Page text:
(Women on Top in Tech is a series about Women Founders, CEOs, and Leaders in technology. It aims to amplify and bring to the fore diversity in leadership in technology.)
Today’s interview is with Paola Bonomo, a tech investor. Paola has been a member of Italian Angels for Growth – the leading group of business angels in her country – since 2009. She is also active as a Non Executive Director at AXA Assicurazioni.
In 2015 and again in 2016, Paola was recognized as one of the Inspiring Fifty, the fifty most inspiring women in European technology.
What makes you do what you do?
What drives me is helping new companies succeed. We live in the middle of an unprecedented disruption where new business models are created each day and a small team can seize the opportunity to radically reimagine a product, a process, a business. As angel investors, our group contributes not just capital, but also and perhaps above all our skills and our network. My main driver every day is meeting entrepreneurs, coaching them, helping them grow; and I often end up learning from them.
How did you rise in the industry you are in?
I had to make a major change in my life to pursue my dream of working in the digital industry. In 2005, after a long consulting career, I left McKinsey, where I had grown and become a partner very quickly, but where I would no longer progress enough to satisfy the Firm’s “up or out” rule. I have worked since then both at digitally native companies (eBay at first, more recently Facebook) and at traditional companies who needed to reinvent their customer experience (Vodafone). I would say that it took being humble, being willing to learn, and also to relearn each day. The Web I learned as a marketer in 2005 is no longer relevant today: the mobile revolution has gone full circle, browse and even search are no longer the dominant interaction modes, it’s all about scrolling feeds and communicating (placing orders, transacting) via chat. Video on mobile simply wasn’t a big thing three years ago, now it’s the future of creating and sustaining brands. So don’t go into this industry if the speed of change makes you uncomfortable!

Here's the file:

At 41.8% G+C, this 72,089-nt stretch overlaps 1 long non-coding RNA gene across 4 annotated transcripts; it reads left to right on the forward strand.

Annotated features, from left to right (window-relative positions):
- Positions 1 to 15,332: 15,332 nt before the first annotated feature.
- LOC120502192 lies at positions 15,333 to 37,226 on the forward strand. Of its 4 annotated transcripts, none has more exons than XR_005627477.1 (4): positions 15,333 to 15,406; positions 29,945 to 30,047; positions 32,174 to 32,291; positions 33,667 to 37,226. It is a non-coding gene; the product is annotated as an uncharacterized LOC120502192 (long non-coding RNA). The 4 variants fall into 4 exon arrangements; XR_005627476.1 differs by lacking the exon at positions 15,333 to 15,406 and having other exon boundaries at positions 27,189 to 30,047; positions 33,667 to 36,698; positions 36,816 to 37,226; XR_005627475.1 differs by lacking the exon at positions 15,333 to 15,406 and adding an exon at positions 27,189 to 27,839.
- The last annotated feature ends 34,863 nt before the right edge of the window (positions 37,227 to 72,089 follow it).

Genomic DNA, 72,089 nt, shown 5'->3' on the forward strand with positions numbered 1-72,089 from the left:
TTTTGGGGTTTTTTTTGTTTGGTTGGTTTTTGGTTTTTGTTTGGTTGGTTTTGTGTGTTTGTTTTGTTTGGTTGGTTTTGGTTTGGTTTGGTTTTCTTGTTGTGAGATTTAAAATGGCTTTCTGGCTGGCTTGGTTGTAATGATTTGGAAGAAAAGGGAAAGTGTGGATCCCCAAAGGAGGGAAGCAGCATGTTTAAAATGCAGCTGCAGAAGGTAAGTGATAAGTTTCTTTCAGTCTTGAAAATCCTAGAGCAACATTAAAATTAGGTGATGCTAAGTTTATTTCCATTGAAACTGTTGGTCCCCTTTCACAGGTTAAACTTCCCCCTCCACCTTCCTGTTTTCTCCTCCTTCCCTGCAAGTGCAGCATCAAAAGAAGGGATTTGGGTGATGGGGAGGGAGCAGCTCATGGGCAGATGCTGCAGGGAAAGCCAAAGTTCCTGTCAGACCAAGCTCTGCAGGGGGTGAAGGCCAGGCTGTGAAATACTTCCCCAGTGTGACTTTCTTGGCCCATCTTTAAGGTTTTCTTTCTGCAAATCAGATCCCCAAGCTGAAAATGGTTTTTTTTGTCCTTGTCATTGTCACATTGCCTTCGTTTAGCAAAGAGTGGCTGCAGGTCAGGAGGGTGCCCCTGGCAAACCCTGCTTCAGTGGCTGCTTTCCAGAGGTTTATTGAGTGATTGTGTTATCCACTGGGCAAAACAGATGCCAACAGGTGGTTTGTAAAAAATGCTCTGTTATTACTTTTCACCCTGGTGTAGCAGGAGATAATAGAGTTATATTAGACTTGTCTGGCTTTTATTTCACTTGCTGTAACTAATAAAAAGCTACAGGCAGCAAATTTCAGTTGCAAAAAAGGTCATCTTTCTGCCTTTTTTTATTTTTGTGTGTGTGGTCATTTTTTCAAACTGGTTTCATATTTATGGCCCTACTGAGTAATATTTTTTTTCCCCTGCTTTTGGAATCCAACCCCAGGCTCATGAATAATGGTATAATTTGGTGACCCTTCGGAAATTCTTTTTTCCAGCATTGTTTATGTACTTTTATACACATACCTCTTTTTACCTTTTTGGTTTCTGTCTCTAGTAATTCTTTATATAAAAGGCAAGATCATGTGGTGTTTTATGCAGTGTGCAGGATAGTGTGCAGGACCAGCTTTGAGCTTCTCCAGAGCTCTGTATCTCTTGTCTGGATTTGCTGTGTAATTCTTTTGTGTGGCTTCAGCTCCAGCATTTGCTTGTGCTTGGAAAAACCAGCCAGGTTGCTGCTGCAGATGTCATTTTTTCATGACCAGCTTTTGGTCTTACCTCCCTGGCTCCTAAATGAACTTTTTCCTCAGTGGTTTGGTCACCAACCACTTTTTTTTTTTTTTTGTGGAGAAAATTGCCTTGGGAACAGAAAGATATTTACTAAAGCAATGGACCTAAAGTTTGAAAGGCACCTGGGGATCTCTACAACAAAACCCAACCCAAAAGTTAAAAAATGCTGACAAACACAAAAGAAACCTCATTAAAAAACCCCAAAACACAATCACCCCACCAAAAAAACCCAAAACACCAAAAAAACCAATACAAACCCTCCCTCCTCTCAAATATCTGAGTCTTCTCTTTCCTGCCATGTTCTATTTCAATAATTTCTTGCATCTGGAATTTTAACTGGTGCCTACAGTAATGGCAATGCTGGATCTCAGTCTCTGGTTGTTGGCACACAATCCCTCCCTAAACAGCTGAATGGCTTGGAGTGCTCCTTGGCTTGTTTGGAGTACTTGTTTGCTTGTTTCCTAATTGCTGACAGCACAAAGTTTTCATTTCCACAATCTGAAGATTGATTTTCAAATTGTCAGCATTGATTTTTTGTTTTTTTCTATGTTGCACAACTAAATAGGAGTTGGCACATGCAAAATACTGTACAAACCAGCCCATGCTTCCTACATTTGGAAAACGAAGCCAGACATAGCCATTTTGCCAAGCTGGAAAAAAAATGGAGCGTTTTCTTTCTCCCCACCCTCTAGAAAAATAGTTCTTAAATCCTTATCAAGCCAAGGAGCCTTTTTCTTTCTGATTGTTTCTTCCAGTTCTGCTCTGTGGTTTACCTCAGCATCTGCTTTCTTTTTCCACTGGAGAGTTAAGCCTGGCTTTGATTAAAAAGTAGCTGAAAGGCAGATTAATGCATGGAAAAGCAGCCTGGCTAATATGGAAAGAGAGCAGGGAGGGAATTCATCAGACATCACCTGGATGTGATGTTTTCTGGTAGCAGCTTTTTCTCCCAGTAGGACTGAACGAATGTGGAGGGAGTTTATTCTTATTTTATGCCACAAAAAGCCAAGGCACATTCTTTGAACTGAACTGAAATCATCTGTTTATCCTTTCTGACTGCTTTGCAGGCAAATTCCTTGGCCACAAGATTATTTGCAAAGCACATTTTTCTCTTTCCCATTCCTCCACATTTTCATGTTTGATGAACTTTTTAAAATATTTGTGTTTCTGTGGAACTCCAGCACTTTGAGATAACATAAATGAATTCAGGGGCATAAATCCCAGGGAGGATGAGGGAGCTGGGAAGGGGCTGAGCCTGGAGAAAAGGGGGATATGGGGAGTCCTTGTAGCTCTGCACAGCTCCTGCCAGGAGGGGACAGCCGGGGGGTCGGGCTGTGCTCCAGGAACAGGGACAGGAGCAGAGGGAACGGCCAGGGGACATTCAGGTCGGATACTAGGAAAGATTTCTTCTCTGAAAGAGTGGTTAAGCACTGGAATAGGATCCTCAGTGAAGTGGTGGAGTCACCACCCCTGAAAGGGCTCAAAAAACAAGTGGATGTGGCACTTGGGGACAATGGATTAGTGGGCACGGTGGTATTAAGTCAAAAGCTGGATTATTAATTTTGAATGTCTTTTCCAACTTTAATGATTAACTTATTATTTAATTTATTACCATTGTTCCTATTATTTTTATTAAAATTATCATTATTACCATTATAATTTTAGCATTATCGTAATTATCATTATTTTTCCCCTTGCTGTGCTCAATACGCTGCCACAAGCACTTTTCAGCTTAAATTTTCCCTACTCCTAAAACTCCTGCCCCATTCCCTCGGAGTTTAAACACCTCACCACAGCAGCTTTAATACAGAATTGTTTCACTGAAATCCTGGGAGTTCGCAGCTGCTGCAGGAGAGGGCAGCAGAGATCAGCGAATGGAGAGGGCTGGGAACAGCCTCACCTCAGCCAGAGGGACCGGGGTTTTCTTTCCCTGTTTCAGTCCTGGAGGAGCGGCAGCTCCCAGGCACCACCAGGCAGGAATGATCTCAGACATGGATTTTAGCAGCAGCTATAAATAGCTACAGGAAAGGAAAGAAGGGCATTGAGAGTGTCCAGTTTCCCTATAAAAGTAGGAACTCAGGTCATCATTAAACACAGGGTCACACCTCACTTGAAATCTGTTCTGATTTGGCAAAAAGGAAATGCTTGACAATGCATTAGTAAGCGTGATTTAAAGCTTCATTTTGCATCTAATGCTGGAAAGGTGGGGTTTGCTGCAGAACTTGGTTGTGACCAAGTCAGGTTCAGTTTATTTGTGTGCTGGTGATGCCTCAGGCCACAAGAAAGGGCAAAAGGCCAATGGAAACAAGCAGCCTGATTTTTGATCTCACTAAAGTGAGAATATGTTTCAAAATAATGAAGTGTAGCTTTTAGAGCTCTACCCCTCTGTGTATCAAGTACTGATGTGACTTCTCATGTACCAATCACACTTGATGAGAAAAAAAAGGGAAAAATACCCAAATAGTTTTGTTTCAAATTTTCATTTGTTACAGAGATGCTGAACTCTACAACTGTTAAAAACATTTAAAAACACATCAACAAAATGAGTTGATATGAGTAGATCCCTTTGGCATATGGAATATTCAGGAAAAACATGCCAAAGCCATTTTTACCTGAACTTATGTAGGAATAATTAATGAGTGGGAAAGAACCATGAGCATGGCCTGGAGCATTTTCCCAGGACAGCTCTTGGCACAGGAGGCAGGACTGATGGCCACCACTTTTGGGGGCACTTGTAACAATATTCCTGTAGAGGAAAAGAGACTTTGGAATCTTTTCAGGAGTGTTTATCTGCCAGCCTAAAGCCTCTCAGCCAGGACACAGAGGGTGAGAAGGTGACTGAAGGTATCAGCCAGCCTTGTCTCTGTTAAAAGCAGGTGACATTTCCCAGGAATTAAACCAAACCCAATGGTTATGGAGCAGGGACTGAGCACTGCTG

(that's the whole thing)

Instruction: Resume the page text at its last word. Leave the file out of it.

Why did you take on this role/start this startup especially since this is perhaps a stretch or challenge for you (or viewed as one since you are not the usual leadership demographics)?
When I joined Italian Angels for Growth, the group only had a handful of women members. Today we’ve grown: we’re still only 15% of the group, but we have a Vice Chairwoman and many women active in screening and investing. Another advantage of joining an angel group is that, while in the real world I am somewhat of a veteran, in the investing world I am still considered on the young side!
Do you have a mentor that you look up to in your industries or did you look for one or how did that work?
I had a senior partner I considered a mentor while I was at McKinsey. After that, what I did ended up being too new for experienced mentors to understand, and I really had to start charting my own course.
How did you make a match if you did and how did you end up being mentored by him?